Greg Dalton: Jon Koomey?
 
Jon Koomey: There's another interesting aspect of that. One of the great success stories of the nuclear industry has been their improvement in the management of the operation of the reactors. And so, in the 60s, 70s, early 80s, the capacity factors of these plants were, on average, 55-60 percent. Now they're typically 85-90 percent. And so that means they're running almost all of the year and the reason for that is that all the big players, they started to consolidate, they started to share their knowledge and became a lot more clever about how they manage the plants. And so the operation of the plants has gotten a whole lot better. I suspect that those shutdowns that you're talking about were concentrated among some of the less sophisticated reactor operators.
 
Per Peterson: I would add that there are other industries that are heavily regulated like biotech, commercial aviation and commercial space launch which have managed to be far more innovative than what we've seen within the nuclear sphere.
 
I think that what we need to be looking at least in terms of facilitating innovation is developing markets for smaller reactors because they can be built more quickly and you can take greater technical risk without putting so much money up – and placing this much money at risk. So the current U.S. strategy to look at developing smaller reactors and deploy them commercially both nationally and internationally may be the direction to go where you can have an ecosystem that encourages and facilitates more reactor innovation.
 
Greg Dalton: See, that's puzzling because – I mean, nuclear engineers are some of the smartest people on the planet, right? [Laughter] And yet, they – what you just said is they're not innovative, unable to solve some basic managerial problems.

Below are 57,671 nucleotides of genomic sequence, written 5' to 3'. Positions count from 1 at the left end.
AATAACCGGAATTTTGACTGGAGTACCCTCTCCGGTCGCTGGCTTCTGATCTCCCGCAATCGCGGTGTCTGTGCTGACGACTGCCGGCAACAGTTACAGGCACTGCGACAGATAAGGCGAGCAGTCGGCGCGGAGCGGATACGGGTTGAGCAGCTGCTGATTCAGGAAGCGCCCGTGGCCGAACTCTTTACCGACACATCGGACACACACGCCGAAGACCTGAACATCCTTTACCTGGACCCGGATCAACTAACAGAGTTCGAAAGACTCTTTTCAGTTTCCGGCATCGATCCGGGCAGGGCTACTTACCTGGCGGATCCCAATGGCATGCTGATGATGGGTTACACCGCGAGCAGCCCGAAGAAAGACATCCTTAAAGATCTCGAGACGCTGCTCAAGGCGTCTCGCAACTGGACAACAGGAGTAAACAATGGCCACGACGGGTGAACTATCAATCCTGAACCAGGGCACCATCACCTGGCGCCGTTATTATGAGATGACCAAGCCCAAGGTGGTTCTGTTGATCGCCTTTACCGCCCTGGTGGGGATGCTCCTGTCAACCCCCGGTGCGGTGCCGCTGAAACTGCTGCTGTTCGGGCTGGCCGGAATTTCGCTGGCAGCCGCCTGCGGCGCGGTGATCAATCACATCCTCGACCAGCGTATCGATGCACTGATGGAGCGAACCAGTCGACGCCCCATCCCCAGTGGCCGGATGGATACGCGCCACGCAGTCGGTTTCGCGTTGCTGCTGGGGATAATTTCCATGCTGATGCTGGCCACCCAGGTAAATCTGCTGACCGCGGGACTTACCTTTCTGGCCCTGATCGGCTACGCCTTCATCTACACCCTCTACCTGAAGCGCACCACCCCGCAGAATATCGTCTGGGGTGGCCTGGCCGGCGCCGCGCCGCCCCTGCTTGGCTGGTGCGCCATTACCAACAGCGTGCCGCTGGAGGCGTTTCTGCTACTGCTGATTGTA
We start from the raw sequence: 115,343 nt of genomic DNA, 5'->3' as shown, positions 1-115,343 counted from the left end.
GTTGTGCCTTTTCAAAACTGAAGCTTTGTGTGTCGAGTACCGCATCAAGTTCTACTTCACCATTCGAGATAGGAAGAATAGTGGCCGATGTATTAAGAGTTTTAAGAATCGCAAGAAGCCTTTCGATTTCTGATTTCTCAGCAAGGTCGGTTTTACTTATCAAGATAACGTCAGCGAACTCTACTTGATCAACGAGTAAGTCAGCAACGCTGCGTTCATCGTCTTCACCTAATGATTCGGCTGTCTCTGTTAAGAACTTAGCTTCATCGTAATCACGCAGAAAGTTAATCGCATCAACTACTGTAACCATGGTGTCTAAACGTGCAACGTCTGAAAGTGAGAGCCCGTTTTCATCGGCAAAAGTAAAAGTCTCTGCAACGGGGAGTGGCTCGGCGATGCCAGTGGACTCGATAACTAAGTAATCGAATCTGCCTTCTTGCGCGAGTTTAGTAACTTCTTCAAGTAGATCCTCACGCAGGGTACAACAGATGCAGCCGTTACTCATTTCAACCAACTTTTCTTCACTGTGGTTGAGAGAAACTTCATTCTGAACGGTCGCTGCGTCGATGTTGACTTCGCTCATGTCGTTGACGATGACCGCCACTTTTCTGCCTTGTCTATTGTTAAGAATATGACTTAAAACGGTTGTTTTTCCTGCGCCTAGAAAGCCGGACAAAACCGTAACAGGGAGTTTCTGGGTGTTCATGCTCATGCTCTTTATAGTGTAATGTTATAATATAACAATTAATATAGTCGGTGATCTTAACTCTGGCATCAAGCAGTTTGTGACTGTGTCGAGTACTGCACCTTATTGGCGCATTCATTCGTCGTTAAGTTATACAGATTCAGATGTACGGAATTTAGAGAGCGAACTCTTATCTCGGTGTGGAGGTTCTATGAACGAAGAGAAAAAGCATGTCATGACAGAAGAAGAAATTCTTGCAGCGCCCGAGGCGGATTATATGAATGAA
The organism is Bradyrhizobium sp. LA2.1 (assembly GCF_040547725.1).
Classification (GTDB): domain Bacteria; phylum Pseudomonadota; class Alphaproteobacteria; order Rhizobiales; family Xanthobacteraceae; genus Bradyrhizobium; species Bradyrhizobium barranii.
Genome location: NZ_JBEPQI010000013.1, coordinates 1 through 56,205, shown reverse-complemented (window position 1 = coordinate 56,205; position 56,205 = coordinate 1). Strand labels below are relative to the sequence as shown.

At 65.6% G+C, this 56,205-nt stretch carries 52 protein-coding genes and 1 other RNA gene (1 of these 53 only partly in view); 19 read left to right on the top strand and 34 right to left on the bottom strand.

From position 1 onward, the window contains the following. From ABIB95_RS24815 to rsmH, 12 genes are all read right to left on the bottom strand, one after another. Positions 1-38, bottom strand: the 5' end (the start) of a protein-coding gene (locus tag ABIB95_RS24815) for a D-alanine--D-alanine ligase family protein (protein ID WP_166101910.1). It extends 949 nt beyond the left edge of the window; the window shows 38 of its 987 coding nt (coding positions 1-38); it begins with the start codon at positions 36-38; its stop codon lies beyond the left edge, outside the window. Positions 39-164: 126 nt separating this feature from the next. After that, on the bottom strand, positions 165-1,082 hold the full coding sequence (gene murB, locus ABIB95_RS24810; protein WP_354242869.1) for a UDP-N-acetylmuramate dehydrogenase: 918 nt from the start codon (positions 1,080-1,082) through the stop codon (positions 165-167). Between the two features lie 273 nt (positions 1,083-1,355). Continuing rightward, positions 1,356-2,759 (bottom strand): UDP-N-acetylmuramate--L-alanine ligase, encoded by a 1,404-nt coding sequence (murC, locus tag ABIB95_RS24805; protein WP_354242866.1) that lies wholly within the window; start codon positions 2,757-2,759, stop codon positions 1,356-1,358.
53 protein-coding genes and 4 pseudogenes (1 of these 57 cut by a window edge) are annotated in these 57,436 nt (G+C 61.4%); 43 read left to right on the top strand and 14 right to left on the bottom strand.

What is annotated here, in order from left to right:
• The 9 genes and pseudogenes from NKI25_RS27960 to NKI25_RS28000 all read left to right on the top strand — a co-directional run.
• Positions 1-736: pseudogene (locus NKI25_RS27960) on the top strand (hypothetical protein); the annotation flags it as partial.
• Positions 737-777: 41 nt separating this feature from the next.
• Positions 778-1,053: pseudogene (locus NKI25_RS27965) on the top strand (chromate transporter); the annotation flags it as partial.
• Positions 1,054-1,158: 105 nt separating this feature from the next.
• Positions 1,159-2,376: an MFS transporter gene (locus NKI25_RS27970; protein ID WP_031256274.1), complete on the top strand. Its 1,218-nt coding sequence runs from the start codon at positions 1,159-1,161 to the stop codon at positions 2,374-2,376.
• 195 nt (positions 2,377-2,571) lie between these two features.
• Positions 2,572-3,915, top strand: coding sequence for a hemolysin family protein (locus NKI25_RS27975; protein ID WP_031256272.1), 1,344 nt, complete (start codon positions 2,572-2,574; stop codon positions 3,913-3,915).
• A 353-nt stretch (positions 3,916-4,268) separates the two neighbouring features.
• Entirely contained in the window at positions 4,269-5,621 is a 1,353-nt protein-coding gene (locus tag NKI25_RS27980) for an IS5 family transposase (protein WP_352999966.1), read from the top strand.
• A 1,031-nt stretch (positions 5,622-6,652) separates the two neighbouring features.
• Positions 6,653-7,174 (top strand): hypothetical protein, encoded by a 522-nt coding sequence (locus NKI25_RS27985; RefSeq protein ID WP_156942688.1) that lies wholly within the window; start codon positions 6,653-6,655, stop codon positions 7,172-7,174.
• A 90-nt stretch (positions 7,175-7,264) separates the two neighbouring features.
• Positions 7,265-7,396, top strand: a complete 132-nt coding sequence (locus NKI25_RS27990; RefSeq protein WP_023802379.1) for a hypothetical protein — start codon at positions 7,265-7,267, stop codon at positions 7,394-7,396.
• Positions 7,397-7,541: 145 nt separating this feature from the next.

Jon Koomey: Don't get me going on civil engineers.
 
Greg Dalton: Oh, okay. The nuclear engineers versus civil engineers. Dave Lochbaum, a lot of these plants have been designed to run for 40, 50 years; they're now at the end of their designed lifetime. A lot of utilities want to keep them running for another 20 years because they're cash cows, right? Once they're built, it’s all profit after a certain point. Does the Union of Concerned Scientists feel safe with – comfortable with these plants running for another 20 years beyond their designed lifetime?
 
Dave Lochbaum: We looked at that and we looked – the risks has really dominated and what's called the bathtub curve of failure, chance of failure versus lifetime, the bathtub curve due to its shape. As plants get older, they approach or enter the wear-out phase where the chance of failure goes up. If you shut down a nuclear plant and replace it with a brand new one, the new one starts on the break-in phase of the curve where the chance of failure is also high. So it's hard to avoid high risk; the best way to do it is through good management and solid oversight so you can properly manage the risk even during the break-in phase or the wear-out phase.